How real is BeReal?

The social media app BeReal has recently taken off among students at St. Andrew’s. The popular photo sharing app prompts users to post once a day at a random time, giving them two minutes to capture and share two photos: one from the back camera and one from the front. The lack of in-app filters and the spontaneity of being prompted to post at a different time each day leads BeReal to be hailed as, “a refreshing alternative to the big social media platforms,” by The Washington Post

Although these new changes are aimed to create a more authentic social media platform, there are a few problems with BeReal’s goal of curating candid interactions with your friends. For one, you can retake your BeReal at any point during the day. It is not necessary to even post during the two minute window the app urges its users to take their photos within. This begs the question, is BeReal as real as it strives to be? 

Junior Hannah Brahimi believes that closing out the app to restart your timer (a hack many people have discovered) feels, “a little bit inauthentic.”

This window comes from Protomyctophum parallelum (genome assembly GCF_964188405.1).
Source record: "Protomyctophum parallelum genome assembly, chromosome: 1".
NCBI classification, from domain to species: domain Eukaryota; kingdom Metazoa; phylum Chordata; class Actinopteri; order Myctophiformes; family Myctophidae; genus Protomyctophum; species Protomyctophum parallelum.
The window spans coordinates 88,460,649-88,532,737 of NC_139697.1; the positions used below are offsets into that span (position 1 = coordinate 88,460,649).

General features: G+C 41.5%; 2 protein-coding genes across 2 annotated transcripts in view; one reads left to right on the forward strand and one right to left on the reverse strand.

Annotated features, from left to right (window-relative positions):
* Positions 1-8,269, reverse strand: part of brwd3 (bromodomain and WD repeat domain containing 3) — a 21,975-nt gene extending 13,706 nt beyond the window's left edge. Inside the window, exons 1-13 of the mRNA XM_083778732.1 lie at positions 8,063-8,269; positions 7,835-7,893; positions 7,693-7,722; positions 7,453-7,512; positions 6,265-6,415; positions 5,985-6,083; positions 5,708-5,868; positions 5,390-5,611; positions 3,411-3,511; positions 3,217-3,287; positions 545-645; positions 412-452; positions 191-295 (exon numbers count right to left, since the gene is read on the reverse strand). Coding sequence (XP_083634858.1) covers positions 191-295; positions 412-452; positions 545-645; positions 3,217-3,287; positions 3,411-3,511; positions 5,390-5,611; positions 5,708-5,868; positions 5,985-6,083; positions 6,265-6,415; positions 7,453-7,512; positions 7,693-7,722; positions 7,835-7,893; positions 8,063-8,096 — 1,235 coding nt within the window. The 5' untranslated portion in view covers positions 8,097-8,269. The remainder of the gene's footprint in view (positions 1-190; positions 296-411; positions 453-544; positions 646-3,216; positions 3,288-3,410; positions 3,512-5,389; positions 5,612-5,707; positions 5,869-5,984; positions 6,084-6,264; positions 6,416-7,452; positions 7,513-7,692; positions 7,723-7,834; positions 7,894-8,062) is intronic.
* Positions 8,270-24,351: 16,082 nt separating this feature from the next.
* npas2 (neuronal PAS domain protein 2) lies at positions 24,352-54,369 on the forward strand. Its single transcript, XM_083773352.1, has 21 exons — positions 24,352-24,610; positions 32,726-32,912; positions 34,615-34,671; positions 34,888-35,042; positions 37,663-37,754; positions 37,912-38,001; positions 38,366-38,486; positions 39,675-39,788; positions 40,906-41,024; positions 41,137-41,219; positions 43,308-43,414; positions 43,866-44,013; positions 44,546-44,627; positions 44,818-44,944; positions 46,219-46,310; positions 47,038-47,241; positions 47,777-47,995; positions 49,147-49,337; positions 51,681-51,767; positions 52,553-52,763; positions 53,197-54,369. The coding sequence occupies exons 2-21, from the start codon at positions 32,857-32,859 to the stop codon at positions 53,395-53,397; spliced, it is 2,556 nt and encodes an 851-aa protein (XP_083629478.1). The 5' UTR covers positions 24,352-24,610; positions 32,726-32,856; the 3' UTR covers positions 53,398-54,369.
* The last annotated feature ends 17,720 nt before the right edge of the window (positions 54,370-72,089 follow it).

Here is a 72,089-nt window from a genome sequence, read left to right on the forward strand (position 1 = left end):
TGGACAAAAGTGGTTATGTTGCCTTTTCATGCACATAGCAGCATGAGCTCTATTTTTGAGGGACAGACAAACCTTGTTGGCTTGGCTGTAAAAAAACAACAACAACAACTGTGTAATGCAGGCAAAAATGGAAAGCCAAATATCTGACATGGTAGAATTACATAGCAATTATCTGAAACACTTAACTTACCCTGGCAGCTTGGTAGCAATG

Ms. Armacost, an upper school history teacher, agrees with that opinion and wonders, “what is real on the internet?” 

Another inevitable downside to BeReal is the feeling of competition.  Brahimi said that postponing your BeReal until something post-worthy is happening can make, “a lot of people think they have worse lives,” than their friends on the platform. This calculated appearance can be difficult to notice and can negatively impact users of the app. 

According to the Washington Post, BeReal skyrocketed in popularity during the end of last summer in August and was downloaded around 11 million times in that month alone. The popular new app was one of the most downloaded in the month of August on the Apple Appstore. While all of these statistics point to the expected continued growth of BeReal, many are skeptical about whether  BeReal will reach a level of popularity similar to Tik Tok and other social media giants, and if the app will continue to be as popular as it was during the summer of 2022.

Melissa Nugent ’25